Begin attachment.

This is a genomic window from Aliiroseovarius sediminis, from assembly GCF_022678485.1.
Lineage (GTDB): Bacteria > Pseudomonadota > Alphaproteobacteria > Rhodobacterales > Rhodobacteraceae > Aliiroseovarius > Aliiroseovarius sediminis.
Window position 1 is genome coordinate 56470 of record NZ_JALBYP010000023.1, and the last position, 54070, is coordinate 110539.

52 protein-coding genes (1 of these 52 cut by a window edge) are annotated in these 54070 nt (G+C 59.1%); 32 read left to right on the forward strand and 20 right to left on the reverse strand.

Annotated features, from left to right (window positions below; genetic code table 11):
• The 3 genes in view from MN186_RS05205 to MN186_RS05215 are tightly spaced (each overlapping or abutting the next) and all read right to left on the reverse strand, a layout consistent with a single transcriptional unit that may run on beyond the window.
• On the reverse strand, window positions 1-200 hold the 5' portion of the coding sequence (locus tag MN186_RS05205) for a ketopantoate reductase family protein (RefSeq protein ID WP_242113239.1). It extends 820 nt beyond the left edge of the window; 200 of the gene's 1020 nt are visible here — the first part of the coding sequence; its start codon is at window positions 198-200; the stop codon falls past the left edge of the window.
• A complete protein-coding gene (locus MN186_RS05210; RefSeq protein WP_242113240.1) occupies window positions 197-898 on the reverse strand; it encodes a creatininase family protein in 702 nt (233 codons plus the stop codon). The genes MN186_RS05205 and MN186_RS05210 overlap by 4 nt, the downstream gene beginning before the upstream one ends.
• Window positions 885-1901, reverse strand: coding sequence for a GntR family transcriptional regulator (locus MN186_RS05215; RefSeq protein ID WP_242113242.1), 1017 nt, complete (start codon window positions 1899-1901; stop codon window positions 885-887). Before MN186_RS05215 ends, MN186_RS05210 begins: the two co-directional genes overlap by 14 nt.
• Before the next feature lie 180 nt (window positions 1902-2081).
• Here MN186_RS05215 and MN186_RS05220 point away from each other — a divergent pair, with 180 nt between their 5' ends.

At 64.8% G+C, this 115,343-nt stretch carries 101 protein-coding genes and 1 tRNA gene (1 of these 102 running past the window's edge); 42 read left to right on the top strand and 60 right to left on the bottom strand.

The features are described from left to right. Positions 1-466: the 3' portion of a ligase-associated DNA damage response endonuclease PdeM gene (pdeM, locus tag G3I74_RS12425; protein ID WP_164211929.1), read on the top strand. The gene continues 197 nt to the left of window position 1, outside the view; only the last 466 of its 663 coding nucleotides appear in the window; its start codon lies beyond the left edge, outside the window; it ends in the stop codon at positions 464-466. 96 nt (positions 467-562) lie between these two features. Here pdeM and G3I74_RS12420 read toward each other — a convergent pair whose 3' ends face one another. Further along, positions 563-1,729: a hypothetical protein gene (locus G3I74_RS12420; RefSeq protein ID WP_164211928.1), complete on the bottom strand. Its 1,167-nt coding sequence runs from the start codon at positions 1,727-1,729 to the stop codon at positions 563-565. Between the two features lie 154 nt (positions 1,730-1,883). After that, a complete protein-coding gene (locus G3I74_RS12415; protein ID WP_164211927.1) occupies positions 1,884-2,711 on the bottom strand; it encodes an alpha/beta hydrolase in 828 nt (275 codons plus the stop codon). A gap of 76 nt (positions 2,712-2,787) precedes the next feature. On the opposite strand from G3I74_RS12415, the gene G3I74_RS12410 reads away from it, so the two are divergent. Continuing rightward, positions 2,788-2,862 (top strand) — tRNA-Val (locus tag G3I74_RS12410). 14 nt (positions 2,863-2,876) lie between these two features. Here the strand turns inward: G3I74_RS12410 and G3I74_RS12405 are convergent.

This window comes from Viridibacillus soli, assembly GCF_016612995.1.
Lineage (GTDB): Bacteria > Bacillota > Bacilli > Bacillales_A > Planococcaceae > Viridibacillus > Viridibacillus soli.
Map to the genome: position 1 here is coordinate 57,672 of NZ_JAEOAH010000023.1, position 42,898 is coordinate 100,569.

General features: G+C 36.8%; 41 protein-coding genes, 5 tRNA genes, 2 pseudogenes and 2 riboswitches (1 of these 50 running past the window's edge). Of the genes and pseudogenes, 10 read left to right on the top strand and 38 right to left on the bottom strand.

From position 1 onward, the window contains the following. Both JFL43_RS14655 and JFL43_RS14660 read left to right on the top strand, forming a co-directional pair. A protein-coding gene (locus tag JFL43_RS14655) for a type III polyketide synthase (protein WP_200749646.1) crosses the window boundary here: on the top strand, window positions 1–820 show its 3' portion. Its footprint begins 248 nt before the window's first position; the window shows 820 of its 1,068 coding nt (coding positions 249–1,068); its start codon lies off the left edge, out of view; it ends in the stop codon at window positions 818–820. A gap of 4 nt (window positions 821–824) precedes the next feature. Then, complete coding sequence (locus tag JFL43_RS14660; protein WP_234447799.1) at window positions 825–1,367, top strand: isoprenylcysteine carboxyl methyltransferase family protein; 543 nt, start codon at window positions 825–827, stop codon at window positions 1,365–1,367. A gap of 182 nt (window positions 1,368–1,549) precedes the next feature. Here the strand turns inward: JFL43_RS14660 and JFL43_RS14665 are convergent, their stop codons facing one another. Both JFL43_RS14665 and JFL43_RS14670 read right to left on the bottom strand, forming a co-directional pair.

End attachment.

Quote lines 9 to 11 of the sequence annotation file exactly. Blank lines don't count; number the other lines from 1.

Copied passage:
• Window positions 885-1901, reverse strand: coding sequence for a GntR family transcriptional regulator (locus MN186_RS05215; RefSeq protein ID WP_242113242.1), 1017 nt, complete (start codon window positions 1899-1901; stop codon window positions 885-887). Before MN186_RS05215 ends, MN186_RS05210 begins: the two co-directional genes overlap by 14 nt.
• Before the next feature lie 180 nt (window positions 1902-2081).
• Here MN186_RS05215 and MN186_RS05220 point away from each other — a divergent pair, with 180 nt between their 5' ends.